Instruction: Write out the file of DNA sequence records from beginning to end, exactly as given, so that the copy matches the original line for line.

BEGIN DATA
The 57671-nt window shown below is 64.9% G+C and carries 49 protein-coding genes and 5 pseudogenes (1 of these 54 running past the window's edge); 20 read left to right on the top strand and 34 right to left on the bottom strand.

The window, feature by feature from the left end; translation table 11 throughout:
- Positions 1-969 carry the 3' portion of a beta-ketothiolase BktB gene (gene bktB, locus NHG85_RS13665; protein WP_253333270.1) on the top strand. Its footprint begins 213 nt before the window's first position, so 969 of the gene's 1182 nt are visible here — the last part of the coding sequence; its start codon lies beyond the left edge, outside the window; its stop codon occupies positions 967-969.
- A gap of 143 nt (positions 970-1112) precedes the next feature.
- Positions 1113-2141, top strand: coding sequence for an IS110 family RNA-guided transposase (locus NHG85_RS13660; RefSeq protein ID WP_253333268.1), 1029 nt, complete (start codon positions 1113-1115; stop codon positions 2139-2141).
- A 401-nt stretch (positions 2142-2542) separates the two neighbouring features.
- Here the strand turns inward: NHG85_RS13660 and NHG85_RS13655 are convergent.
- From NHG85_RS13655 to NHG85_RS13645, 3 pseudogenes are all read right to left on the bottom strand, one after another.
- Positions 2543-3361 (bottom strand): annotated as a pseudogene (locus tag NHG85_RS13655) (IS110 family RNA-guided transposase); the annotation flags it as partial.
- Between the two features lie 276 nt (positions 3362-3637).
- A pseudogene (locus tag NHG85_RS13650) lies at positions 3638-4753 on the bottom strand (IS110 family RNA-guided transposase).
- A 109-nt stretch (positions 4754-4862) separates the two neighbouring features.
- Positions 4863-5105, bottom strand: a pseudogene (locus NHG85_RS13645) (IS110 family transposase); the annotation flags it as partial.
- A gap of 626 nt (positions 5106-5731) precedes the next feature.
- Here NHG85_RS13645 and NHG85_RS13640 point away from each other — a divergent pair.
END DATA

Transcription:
The 57671-nt window shown below is 64.9% G+C and carries 49 protein-coding genes and 5 pseudogenes (1 of these 54 running past the window's edge); 20 read left to right on the top strand and 34 right to left on the bottom strand.

The window, feature by feature from the left end; translation table 11 throughout:
- Positions 1-969 carry the 3' portion of a beta-ketothiolase BktB gene (gene bktB, locus NHG85_RS13665; protein WP_253333270.1) on the top strand. Its footprint begins 213 nt before the window's first position, so 969 of the gene's 1182 nt are visible here — the last part of the coding sequence; its start codon lies beyond the left edge, outside the window; its stop codon occupies positions 967-969.
- A gap of 143 nt (positions 970-1112) precedes the next feature.
- Positions 1113-2141, top strand: coding sequence for an IS110 family RNA-guided transposase (locus NHG85_RS13660; RefSeq protein ID WP_253333268.1), 1029 nt, complete (start codon positions 1113-1115; stop codon positions 2139-2141).
- A 401-nt stretch (positions 2142-2542) separates the two neighbouring features.
- Here the strand turns inward: NHG85_RS13660 and NHG85_RS13655 are convergent.
- From NHG85_RS13655 to NHG85_RS13645, 3 pseudogenes are all read right to left on the bottom strand, one after another.
- Positions 2543-3361 (bottom strand): annotated as a pseudogene (locus tag NHG85_RS13655) (IS110 family RNA-guided transposase); the annotation flags it as partial.
- Between the two features lie 276 nt (positions 3362-3637).
- A pseudogene (locus tag NHG85_RS13650) lies at positions 3638-4753 on the bottom strand (IS110 family RNA-guided transposase).
- A 109-nt stretch (positions 4754-4862) separates the two neighbouring features.
- Positions 4863-5105, bottom strand: a pseudogene (locus NHG85_RS13645) (IS110 family transposase); the annotation flags it as partial.
- A gap of 626 nt (positions 5106-5731) precedes the next feature.
- Here NHG85_RS13645 and NHG85_RS13640 point away from each other — a divergent pair.